Subunit vaccine

Source: Wikipedia, the free encyclopedia.

A subunit vaccine is a vaccine that contains purified parts of the pathogen that are antigenic, or necessary to elicit a protective immune response.[1][2] A "subunit" vaccine doesn't contain the whole pathogen, unlike live attenuated or inactivated vaccine, but contains only the antigenic parts such as proteins, polysaccharides[1][2] or peptides. Because the vaccine doesn't contain "live" components of the pathogen, there is no risk of introducing the disease, and is safer and more stable than vaccine containing whole pathogens.[1] Other advantages include being well-established technology and being suitable for immunocompromised individuals.[2] Disadvantages include being relatively complex to manufacture compared to some vaccines, possibly requiring adjuvants and booster shots, and requiring time to examine which antigenic combinations may work best.[2]

Mechanism

Subunit vaccines contain fragments of the pathogen, such as protein or polysaccharide, whose combinations are carefully selected to induce a strong and effective immune response. Because the immune system interacts with the pathogen in a limited way, the risk of side effects is minimal.[2] An effective vaccine would elicit the immune response to the antigens and form immunological memory that allows quick recognition of the pathogens and quick response to future infections.[1]

A drawback is that the specific antigens used in a subunit vaccine may lack pathogen-associated molecular patterns which are common to a class of pathogen. These molecular structures may be used by immune cells for danger recognition, so without them, the immune response may be weaker. Another drawback is that the antigens do not infect cells, so the immune response to the subunit vaccines may only be antibody-mediated, not cell-mediated, and as a result, is weaker than those elicited by other types of vaccines. To increase immune response, adjuvants may be used with the subunit vaccines, or booster doses may be required.[2]

Types

Summary of subunit vaccine types[1][2]
Types Description Examples
Protein subunit contains isolated proteins from pathogens (virus or bacteria) hepatitis B, acellular pertussis vaccines
Polysaccharide contains chains of polysaccharides (sugar molecules) found in the pathogen's capsule such as cell walls of some bacteria pneumococcal polysaccharide vaccine, meningococcal vaccine preventing diseases from Neisseria meningitidis group A, C, W-135, and Y
Conjugate contains polysaccharide chains bound to carrier proteins, such as diphtheria and tetanus toxoid, to boost the immune response pneumococcal conjugate vaccine, haemophilus influenzae type b conjugate vaccine, meningococcal conjugate vaccine

Protein subunit

A protein subunit is a polypeptide chain or protein molecule that assembles (or "coassembles") with other protein molecules to form a protein complex.[3][4][5] Large assemblies of proteins such as viruses often use a small number of types of protein subunits as building blocks.[6] A key step in creating a recombinant protein vaccine is the identification and isolation of a protein subunit from the pathogen which is likely to trigger a strong and effective immune response, without including the parts of the virus or bacterium that enable the pathogen to reproduce. Parts of the protein shell or capsid of a virus are often suitable. The goal is for the protein subunit to prime the immune system response by mimicking the appearance but not the action of the pathogen.[7] Another protein-based approach involves self‐assembly of multiple protein subunits into a Virus-like particle (VLP) or nanoparticle. The purpose of increasing the vaccine's surface similarity to a whole virus particle (but not its ability to spread) is to trigger a stronger immune response.[8][7][9]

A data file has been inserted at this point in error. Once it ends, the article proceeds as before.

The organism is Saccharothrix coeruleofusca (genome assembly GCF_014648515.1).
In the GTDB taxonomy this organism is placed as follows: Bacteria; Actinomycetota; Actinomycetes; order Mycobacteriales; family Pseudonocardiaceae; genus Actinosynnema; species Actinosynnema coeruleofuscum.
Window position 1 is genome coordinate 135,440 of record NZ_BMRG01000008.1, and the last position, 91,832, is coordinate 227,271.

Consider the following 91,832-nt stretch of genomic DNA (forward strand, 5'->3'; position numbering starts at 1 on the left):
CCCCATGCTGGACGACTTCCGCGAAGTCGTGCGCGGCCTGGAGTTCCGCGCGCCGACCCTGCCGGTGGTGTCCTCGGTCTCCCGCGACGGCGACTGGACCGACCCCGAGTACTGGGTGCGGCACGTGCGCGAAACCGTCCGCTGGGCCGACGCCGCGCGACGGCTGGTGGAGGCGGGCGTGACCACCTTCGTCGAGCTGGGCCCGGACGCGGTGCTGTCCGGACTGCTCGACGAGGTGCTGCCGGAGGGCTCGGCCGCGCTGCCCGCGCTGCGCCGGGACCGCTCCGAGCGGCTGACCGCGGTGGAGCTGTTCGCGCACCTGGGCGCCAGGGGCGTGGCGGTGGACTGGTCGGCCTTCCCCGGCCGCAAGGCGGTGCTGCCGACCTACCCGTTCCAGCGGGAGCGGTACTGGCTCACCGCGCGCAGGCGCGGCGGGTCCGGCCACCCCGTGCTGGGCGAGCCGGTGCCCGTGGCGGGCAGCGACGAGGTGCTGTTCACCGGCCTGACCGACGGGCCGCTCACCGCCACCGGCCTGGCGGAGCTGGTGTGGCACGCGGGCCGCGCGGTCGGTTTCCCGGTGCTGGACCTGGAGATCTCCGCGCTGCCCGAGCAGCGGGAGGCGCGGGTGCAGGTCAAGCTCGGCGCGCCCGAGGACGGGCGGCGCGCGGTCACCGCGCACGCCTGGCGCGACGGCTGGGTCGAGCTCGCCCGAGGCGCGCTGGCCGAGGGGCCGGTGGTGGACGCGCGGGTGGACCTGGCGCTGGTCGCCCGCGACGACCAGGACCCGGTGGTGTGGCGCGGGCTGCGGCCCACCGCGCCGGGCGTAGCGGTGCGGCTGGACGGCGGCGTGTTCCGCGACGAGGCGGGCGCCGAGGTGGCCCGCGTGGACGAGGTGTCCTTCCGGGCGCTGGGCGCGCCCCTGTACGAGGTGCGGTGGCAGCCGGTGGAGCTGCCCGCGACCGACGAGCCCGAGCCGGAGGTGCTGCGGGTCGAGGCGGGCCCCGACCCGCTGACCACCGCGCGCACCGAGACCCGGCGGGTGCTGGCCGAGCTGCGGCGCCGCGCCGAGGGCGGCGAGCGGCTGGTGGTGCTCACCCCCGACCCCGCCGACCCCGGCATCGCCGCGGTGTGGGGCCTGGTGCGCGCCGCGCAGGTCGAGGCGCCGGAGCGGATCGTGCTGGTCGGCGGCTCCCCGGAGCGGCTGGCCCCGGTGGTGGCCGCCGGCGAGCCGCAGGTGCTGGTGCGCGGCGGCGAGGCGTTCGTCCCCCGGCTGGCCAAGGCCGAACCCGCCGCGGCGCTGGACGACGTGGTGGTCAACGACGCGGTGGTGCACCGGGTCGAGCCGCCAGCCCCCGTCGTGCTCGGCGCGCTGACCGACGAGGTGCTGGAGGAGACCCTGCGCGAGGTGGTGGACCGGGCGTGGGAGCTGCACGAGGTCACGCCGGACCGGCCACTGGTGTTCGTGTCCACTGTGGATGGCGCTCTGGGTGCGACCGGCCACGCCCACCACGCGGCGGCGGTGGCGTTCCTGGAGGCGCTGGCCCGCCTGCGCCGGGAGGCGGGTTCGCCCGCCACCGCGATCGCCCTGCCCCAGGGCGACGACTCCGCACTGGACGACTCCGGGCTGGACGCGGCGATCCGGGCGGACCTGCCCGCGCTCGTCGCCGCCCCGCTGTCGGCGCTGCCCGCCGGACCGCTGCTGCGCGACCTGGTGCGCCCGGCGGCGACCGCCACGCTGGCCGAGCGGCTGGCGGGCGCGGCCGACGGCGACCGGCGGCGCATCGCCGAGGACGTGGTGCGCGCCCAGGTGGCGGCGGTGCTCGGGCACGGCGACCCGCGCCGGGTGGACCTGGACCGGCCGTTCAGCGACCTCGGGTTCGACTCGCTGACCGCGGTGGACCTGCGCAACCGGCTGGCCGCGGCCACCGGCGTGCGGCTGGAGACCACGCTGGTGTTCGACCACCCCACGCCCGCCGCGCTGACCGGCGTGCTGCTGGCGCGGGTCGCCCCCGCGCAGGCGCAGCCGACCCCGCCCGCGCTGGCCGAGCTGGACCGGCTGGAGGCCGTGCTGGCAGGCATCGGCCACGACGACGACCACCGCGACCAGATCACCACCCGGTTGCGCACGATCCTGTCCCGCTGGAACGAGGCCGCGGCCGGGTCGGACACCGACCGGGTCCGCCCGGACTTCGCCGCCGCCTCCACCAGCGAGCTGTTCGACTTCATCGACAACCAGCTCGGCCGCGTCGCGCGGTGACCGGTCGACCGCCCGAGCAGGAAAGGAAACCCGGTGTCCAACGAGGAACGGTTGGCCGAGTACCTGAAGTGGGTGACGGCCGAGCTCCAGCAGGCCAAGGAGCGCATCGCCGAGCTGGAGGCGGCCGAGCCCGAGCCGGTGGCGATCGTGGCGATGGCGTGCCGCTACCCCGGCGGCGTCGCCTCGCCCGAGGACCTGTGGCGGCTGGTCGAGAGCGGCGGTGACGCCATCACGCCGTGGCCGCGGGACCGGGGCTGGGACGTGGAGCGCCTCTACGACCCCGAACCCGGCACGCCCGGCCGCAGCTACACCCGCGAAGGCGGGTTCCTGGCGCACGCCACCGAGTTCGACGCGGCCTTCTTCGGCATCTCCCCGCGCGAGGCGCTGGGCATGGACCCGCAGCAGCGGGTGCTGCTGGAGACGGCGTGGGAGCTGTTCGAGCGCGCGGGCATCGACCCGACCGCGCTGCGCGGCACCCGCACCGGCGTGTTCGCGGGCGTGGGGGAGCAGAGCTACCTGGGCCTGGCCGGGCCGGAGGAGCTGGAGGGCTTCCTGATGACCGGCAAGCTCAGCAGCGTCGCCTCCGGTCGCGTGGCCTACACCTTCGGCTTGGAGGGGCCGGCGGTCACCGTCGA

Protein subunit vaccines are generally made through protein production, manipulating the gene expression of an organism so that it expresses large amounts of a recombinant gene.[7][10] A variety of approaches can be used for development depending on the vaccine involved.[8] Yeast, baculovirus, or mammalian cell cultures can be used to produce large amounts of proteins in vitro.[7][10][11]

Protein-based vaccines are currently in use for hepatitis B and for human papillomavirus (HPV).[8][7] The approach is being used to try to develop vaccines for difficult-to-vaccinate-against viruses such as ebolavirus and HIV.[12] Protein-based vaccines for COVID-19 tend to target either its spike protein or its receptor binding domain.[8] As of 2021, the most researched vaccine platform for COVID-19 worldwide was reported to be recombinant protein subunit vaccines.[7]

Polysaccharide subunit